5. Your tulips are going to be stunning. The deer and rabbits have destroyed most of mine, so I am looking forward to seeing all of yours in their full glory.
    So glad your new job it going well. I’m sure your garden is a most relaxing place to be after the stress of learning a new job.
    Happy weekend in your garden!

    1. Oh, naughty deer and rabbits! We have lots of rabbits surrounding our garden but the people who lived here before put in a chicken-wire fence all around, and so far it has worked.

  6. bcparkison says:

    I have never grown tulips but I do craft them in paper. Now I do need to put some in the ground after seeing your beautiful patch. Can’t wait to see them in full bloom.

    1. They are getting more beautiful by the hour!

  7. Rupali says:

    Just beautiful. Every bud every flower is beauty in itself.

  8. Ann Mackay says:

    Lovely tulips! I love your ‘Ronaldo’ – it’s a wonderful colour, especially teamed with the Erysimum …you are giving me ideas! (Again!) 🙂

    1. I do love wallflowers and tulips together. There are some really lovely varieties of wallflower to experiment with.

      1. Ann Mackay says:

        There could be some experiments in my future…… 🙂

  9. gaiainaction says:

    This blog post has been very valuable to me as this season I have bought quite a few bulbs, not tulips yet but they are too follow. I gleaned valuable information about bulb growing in general and that’s wonderful. Your photos are beautiful too as is the rest of your garden. Thanks for putting together such great information

    1. I’m really happy to hear this, Agnes, thank you! I hope you have many happy experiments.

      1. gaiainaction says:

        Thank you Ali 🙂

  10. Jill Kuhn says:

    Your gardens are always a delight to my eyes!! Such beautiful tulips, just waiting to unfurl

    1. Ah, thank you Jill, I am glad you enjoyed this. X

  11. Heyjude says:

    I shall be looking out for your tulips in the next week or two! Very envious of the three beds! ‘Ronaldo’ looks lovely with the Erysimum. I might have to copy that next year! The wind whipping through my garden today has managed to tear off many petals from ‘Cairo’ and some rather lovely red ones edged in yellow ‘Verandi’ which were standing tall this morning are practically horizontal now! I do like the way the Parrots are folded, but their heads are too large for here as are the peony type, but saying that I am rather taken with ‘Blue diamond’

    1. Three beds are greedy I know. They give me such pleasure though, that if I had a small garden I might choose to garden like this and constantly experiment with tulips and annuals. I guess I would need a couple of climbing roses too! That is so heartbreaking about the wind! A bit like that terrifically hot day last spring which burnt many of my tulips to a crisp.

      1. Heyjude says:

        If I had moved here ten years ago I would have probably ripped everything out of this plot and created a more secluded courtyard style of garden with four large raised beds and a little summer house. No lawn, nice cobbled pathways and a row of silver birch trees on one side.

      2. It’s fun to imagine what we would do again, given the chance!

  12. Eliza Waters says:

    Beauty abounds in your garden, Ali! The colors are really starting to shine.
    Glad to hear your new job is a happy fit for you.

  13. Clare Pooley says:

    Like Cindy, my tulips are no more, having been eaten by the deer and the mice. I must make do with your beautiful display of flowers. I can’t wait for next week’s post. I’m pleased the job is going well xx

    1. Thank you Clare! Naughty little mice. Deer must be lovely to see though.

      1. Clare Pooley says:

        Yes, they are lovely and when we first saw them we were so excited! Now we tend to glower at them out of the window and if they look like heading for the flower/veg beds we make a move to head them off! I must admit to getting a little dewy-eyed when they bring their babies along!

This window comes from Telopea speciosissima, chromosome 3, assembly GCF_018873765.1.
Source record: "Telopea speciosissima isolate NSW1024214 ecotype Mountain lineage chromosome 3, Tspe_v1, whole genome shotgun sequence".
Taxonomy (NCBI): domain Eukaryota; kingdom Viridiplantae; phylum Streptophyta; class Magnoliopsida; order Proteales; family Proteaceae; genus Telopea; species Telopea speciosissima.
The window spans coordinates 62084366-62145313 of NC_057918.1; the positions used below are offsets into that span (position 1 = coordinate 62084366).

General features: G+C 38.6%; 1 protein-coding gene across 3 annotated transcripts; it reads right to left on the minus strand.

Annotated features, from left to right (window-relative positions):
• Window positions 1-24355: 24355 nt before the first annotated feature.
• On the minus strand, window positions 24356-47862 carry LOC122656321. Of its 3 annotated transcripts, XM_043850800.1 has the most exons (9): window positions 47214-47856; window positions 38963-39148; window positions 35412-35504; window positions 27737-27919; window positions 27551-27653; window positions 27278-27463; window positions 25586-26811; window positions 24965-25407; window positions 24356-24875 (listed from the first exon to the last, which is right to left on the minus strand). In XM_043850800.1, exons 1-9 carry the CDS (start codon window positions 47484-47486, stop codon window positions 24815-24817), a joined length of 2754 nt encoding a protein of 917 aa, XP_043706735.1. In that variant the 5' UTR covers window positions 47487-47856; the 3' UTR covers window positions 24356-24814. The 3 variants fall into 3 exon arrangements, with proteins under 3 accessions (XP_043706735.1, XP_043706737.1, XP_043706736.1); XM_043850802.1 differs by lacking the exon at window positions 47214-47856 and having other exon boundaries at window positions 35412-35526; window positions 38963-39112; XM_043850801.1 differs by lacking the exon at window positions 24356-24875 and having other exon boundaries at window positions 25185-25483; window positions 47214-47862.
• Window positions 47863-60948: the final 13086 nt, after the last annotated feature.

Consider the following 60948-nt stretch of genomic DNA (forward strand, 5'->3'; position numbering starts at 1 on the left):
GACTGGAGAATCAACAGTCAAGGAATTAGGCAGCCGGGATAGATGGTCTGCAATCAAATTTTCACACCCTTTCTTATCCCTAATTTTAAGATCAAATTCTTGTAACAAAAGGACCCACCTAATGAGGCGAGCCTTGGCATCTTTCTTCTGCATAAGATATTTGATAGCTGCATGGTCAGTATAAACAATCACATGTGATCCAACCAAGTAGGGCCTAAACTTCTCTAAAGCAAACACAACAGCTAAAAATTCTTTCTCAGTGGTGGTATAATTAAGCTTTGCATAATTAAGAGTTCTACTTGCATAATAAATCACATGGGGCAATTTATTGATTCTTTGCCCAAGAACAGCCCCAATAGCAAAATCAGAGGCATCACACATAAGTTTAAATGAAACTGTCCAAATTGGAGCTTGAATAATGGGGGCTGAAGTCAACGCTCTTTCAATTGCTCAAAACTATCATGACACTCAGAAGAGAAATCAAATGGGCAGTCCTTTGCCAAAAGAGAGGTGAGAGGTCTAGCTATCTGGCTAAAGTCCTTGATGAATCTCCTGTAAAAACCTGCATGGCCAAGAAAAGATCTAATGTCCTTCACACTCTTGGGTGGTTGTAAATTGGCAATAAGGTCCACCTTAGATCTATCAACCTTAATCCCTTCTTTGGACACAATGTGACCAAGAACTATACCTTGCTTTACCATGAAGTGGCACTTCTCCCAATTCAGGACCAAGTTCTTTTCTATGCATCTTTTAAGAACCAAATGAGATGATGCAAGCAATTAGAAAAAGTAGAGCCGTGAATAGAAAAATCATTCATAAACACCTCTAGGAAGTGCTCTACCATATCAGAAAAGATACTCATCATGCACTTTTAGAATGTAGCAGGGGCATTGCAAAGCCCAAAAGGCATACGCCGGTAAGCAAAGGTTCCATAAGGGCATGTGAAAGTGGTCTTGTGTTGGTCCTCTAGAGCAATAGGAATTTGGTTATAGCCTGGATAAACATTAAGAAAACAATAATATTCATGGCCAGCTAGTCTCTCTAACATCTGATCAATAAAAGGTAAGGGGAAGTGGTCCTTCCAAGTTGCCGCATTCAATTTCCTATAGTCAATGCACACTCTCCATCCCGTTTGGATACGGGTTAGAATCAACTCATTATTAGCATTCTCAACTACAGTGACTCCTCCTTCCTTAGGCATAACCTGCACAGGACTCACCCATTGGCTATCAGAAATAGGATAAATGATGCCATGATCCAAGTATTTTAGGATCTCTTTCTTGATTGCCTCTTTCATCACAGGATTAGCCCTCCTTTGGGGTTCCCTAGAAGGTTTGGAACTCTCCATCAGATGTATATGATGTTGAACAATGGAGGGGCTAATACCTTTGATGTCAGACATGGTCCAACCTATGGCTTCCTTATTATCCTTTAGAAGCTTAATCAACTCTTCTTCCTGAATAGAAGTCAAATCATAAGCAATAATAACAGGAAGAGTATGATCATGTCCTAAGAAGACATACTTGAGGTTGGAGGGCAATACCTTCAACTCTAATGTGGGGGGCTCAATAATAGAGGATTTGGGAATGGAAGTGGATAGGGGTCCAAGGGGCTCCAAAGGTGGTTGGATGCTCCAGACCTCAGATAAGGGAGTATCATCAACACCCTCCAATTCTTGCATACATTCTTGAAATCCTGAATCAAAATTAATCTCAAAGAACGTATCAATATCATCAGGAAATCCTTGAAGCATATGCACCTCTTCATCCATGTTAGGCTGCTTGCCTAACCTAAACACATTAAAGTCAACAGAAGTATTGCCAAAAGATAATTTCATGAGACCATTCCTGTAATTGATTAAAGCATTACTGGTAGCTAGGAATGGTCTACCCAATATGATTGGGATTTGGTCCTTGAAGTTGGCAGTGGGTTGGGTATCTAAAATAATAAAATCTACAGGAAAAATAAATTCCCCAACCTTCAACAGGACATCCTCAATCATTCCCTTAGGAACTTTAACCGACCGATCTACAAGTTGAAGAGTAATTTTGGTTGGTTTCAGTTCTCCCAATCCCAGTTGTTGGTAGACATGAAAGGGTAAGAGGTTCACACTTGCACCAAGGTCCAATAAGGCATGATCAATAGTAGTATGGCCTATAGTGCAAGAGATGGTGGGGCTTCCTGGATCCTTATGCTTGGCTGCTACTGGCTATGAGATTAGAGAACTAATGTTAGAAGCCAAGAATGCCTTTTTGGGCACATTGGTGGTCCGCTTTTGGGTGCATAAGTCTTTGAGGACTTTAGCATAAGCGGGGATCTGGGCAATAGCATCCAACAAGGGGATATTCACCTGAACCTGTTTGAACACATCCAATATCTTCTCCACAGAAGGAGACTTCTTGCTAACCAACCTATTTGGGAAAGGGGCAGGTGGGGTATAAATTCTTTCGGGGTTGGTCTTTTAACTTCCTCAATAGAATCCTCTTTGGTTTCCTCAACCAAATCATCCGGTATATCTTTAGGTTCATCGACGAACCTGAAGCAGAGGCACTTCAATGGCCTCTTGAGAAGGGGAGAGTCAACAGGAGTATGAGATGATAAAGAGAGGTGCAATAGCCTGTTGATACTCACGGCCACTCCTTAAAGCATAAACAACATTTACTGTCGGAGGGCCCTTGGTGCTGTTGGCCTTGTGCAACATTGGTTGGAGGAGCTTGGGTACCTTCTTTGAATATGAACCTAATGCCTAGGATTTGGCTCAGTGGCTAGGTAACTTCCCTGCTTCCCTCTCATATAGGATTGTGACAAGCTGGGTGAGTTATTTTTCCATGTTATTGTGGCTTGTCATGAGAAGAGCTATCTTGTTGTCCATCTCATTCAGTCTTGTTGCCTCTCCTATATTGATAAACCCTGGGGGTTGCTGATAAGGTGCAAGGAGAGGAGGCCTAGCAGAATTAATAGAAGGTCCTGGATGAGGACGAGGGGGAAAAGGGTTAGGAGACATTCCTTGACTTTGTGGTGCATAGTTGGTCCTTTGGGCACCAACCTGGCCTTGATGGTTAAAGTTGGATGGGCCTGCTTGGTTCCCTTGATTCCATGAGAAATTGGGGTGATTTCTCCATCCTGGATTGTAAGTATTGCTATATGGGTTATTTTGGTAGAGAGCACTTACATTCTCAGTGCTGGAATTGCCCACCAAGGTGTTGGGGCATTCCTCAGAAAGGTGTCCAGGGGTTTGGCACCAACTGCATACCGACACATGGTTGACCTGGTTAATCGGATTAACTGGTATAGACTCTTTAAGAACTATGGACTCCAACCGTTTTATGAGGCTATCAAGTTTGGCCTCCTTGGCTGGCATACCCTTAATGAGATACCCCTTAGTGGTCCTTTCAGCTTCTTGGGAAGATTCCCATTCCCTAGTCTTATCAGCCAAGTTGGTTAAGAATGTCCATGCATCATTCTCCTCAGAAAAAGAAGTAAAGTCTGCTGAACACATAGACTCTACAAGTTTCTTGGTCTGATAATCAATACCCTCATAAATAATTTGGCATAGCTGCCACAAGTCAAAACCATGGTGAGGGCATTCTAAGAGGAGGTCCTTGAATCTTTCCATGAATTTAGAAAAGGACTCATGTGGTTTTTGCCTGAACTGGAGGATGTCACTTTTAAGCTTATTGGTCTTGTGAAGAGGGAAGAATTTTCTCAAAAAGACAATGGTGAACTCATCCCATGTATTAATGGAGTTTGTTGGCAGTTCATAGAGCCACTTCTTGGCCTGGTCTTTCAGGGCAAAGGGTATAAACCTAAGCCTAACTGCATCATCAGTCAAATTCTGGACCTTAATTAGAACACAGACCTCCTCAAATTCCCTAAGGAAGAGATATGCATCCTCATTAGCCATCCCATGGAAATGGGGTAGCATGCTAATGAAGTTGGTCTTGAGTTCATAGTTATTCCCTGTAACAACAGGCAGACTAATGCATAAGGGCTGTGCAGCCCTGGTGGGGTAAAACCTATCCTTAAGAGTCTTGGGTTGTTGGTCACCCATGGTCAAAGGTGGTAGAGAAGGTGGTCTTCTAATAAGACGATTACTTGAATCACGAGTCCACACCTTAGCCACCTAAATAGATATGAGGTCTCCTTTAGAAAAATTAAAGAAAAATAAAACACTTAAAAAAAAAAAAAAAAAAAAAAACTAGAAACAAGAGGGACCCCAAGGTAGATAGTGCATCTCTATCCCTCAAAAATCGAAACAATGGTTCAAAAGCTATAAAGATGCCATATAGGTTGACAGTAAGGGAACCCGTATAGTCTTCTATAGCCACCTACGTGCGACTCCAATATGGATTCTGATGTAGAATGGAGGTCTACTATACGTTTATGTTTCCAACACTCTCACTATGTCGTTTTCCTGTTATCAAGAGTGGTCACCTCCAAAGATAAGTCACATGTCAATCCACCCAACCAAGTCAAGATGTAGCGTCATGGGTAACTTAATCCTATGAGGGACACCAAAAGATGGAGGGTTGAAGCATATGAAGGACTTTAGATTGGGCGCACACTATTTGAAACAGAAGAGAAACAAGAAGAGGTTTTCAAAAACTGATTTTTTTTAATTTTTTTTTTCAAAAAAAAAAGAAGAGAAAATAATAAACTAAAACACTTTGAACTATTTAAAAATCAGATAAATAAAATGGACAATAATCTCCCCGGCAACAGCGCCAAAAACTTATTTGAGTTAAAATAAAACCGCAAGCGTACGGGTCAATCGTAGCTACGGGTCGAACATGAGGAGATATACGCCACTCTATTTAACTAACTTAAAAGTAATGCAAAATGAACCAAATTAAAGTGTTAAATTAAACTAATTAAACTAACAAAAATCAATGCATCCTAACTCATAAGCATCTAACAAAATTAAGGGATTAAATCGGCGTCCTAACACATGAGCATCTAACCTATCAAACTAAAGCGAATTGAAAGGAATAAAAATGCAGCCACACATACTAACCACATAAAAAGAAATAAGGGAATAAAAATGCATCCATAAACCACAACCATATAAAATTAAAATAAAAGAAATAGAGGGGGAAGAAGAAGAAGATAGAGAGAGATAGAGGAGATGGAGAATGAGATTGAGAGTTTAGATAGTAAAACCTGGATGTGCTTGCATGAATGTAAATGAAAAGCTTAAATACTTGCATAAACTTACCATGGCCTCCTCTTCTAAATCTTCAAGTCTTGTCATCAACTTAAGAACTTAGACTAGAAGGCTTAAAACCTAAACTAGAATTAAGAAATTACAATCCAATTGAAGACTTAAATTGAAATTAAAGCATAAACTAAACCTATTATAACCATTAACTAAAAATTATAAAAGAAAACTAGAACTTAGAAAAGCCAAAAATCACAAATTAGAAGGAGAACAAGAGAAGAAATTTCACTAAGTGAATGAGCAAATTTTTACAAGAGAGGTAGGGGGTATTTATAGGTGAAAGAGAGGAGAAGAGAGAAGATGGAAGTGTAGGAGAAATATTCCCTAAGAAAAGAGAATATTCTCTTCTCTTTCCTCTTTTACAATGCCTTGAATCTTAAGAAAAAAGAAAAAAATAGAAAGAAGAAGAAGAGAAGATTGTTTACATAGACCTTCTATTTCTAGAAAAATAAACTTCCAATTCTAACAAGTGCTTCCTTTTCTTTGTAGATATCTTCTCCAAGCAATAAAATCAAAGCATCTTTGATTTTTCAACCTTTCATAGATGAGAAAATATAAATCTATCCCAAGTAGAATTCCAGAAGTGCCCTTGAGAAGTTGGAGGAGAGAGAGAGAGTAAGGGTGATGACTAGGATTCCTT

14. Love all the photos of the early tulips just starting to open up. I love tulips but I’m always digging them up because I can’t make up my mind where they should go, raised bed or under the hedge?

  15. Chloris says:

    Lovely; watching the buds unfold is part of the pleasure. Blue Diamond is stunning. What an amazing show you will have when they are all in bloom. Wallflowers are the perfect partners.

    1. They are looking fab now! Lovely to come home to at the end of a working day!

  16. Look forward to seeing the tulips in their prime.

    1. Thank you! I look forward to sharing!

  17. I imagine that your tulips will be well and truly partying by this time next week Ali. I loved your description of your sliding scale of bulb buying starting at well planned before you descended into pure greed 🙂 Anew job? Glad to hear that you are enjoying it and I hope that you had a relaxing weekend.

    1. Thank you! They are looking fab now!

  18. Beautiful!

    Weird season for tulips here. Warm february had the humilis types in flower early but then the weather turned cold and everything else has been waiting or weeks.

    1. Yes, my Tulipa Hager’s, which are usually fantastic, were very short-lived, but I think it will be an extended season for the big showy ones because it has been cooler.

      1. Probably. Erythroniums too, have been happily longer lived this year because of the cool. Today has seen a lot of them go over though😊

  19. Anonymous says:

    Great anticipation here too! We have the leaves; now we await the buds, then the blooms!

    1. It’s a brilliant wait, isn’t it?

  20. These are absolutely spectacular. Tulips put on such a beautiful spring show 💕

  21. Cathy says:

    Great descriptions, as always, Ali – and you have set me thinking about tulips with my roses. I had already redistributed some existing species ones in the one bed which had become a rose bed, but adding more to this and others is definitely something to consider. Do you find the tulip foliage gets hidden by the roses’? And 30cm deep? I might try that in the shrub border where I have been trying to establish some permanent tulips

    1. I planted tulips a little too close to my bare-root roses – they were perfect the first year, but now the tulips sort of have a sun-shade of rose foliage! So in retrospect, I would plant them maybe 50cm out from the central graft of the rose. They do make perfect partners: the rose foliage looks lovely with the tulips (impossible to clash), and the tulips hide the thorny bare stems of the roses. Then geraniums, salvia, etc, grow up around the dying tulip foliage to hide that – win-win-win! 30cm is quite difficult in my clay soil, which also comes compacted with a good amount of builders’ rubble, but if you can dig deep it is worth it, because the tulips seem more perennial the deeper they are, and the bulbs are protected from my careless spade when I am rearranging herbaceous perennials.

      1. Cathy says:

        Thanks for all this, Ali – something to think about…